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All Things Digital
Pressure is on media/tech giants to do something about fake news, fake ads and every other fake thing. Applying the tourniquet are consumer protection advocates, advertising support groups, publishers, broadcasters and the politicians who love them. Big online providers, insisting they are but technology companies and never, ever, ever media providers, appear a bit disoriented. After all, the money keeps rolling in.
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News coverage has long been driven by pictures. A striking photo or dramatic video will attract instant popular attention. The brain processes visual images much more quickly than words. Anthropologists and psychologists know this. So, too, editors. Others are learning.
In The Public Service
Public broadcasting executives fall into two distinct groups. Many are lifers, sealers of the mission, steeped in the culture, occasionally blinded by it. Others are the change agents, coming in from outside the organization with new ideas or, at least, less baggage. More often than not, politicians have a large voice in selections, vacillating between staying the course or changing it. With the nature of media as it is in the 21st century, change is the first choice.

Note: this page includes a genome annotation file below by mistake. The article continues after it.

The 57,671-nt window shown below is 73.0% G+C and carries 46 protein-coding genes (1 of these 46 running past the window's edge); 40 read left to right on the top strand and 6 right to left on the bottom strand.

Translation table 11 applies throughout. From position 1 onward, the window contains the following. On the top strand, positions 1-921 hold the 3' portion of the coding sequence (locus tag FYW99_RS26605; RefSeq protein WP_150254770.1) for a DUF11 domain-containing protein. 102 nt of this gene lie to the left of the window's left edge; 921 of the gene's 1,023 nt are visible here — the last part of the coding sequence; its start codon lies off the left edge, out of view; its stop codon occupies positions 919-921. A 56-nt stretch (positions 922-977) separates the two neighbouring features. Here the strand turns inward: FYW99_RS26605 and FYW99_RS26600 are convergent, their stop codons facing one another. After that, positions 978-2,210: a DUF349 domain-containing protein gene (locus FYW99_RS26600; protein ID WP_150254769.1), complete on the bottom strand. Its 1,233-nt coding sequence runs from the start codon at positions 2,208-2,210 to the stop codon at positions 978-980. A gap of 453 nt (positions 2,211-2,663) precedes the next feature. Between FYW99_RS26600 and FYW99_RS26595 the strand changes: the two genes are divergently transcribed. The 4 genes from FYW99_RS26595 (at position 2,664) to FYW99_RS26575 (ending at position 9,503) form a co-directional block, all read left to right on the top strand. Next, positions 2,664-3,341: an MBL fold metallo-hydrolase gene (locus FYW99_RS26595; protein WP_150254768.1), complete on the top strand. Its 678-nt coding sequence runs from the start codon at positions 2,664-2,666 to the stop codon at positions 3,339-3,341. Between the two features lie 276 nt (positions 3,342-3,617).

Rumors abound. Pressure rises. Stock traders gorge
wheeling and dealing
Unwelcome reporting pinched, trouble whistles
Who's zooming who?
Broadcasters pool strategies, plan more hit series
and defend the talent pool
Risk-averse media descends into the eye of turbulence
"There's always something to occupy the inquiring mind."
Elections and Media
For every sporting event media coverage starts early in the season. The tempo rises to the pre-game shows; lots of shouting and waving. The event itself is almost parenthetical. It’s the post-game analysis where everybody tries to appear reasoned and sober. So it is, too, with elections.
- See also in ftm Knowledge
The Campaign Is On - Elections and Media – new
Elections campaigns are big media events. Candidates and issues are presented, analyzed and criticized in broadcast and print. Media is now more of a participant in elections than ever. This ftm Knowledge file reports on news coverage, advertising, endorsements and their effect on democracy at work. 84 pages. PDF (September 2017)